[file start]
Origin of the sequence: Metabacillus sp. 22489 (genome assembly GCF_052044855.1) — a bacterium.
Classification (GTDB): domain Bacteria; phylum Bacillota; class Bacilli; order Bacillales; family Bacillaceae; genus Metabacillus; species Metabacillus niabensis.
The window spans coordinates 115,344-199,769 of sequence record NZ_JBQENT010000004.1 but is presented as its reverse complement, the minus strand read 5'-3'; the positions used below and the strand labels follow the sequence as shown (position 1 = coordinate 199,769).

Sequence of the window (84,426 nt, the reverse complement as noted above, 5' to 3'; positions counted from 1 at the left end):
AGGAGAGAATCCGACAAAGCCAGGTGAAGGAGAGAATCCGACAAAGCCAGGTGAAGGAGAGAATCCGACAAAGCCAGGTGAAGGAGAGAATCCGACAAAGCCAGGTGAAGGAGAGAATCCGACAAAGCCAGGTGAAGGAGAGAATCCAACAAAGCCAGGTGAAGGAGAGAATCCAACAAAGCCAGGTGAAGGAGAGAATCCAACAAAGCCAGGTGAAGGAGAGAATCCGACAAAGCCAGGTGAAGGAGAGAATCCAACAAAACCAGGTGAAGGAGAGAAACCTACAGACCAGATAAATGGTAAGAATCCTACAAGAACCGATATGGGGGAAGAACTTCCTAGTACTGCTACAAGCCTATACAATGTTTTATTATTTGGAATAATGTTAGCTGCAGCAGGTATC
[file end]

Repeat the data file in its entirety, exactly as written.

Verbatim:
Origin of the sequence: Metabacillus sp. 22489 (genome assembly GCF_052044855.1) — a bacterium.
Classification (GTDB): domain Bacteria; phylum Bacillota; class Bacilli; order Bacillales; family Bacillaceae; genus Metabacillus; species Metabacillus niabensis.
The window spans coordinates 115,344-199,769 of sequence record NZ_JBQENT010000004.1 but is presented as its reverse complement, the minus strand read 5'-3'; the positions used below and the strand labels follow the sequence as shown (position 1 = coordinate 199,769).

Sequence of the window (84,426 nt, the reverse complement as noted above, 5' to 3'; positions counted from 1 at the left end):
AGGAGAGAATCCGACAAAGCCAGGTGAAGGAGAGAATCCGACAAAGCCAGGTGAAGGAGAGAATCCGACAAAGCCAGGTGAAGGAGAGAATCCGACAAAGCCAGGTGAAGGAGAGAATCCGACAAAGCCAGGTGAAGGAGAGAATCCAACAAAGCCAGGTGAAGGAGAGAATCCAACAAAGCCAGGTGAAGGAGAGAATCCAACAAAGCCAGGTGAAGGAGAGAATCCGACAAAGCCAGGTGAAGGAGAGAATCCAACAAAACCAGGTGAAGGAGAGAAACCTACAGACCAGATAAATGGTAAGAATCCTACAAGAACCGATATGGGGGAAGAACTTCCTAGTACTGCTACAAGCCTATACAATGTTTTATTATTTGGAATAATGTTAGCTGCAGCAGGTATC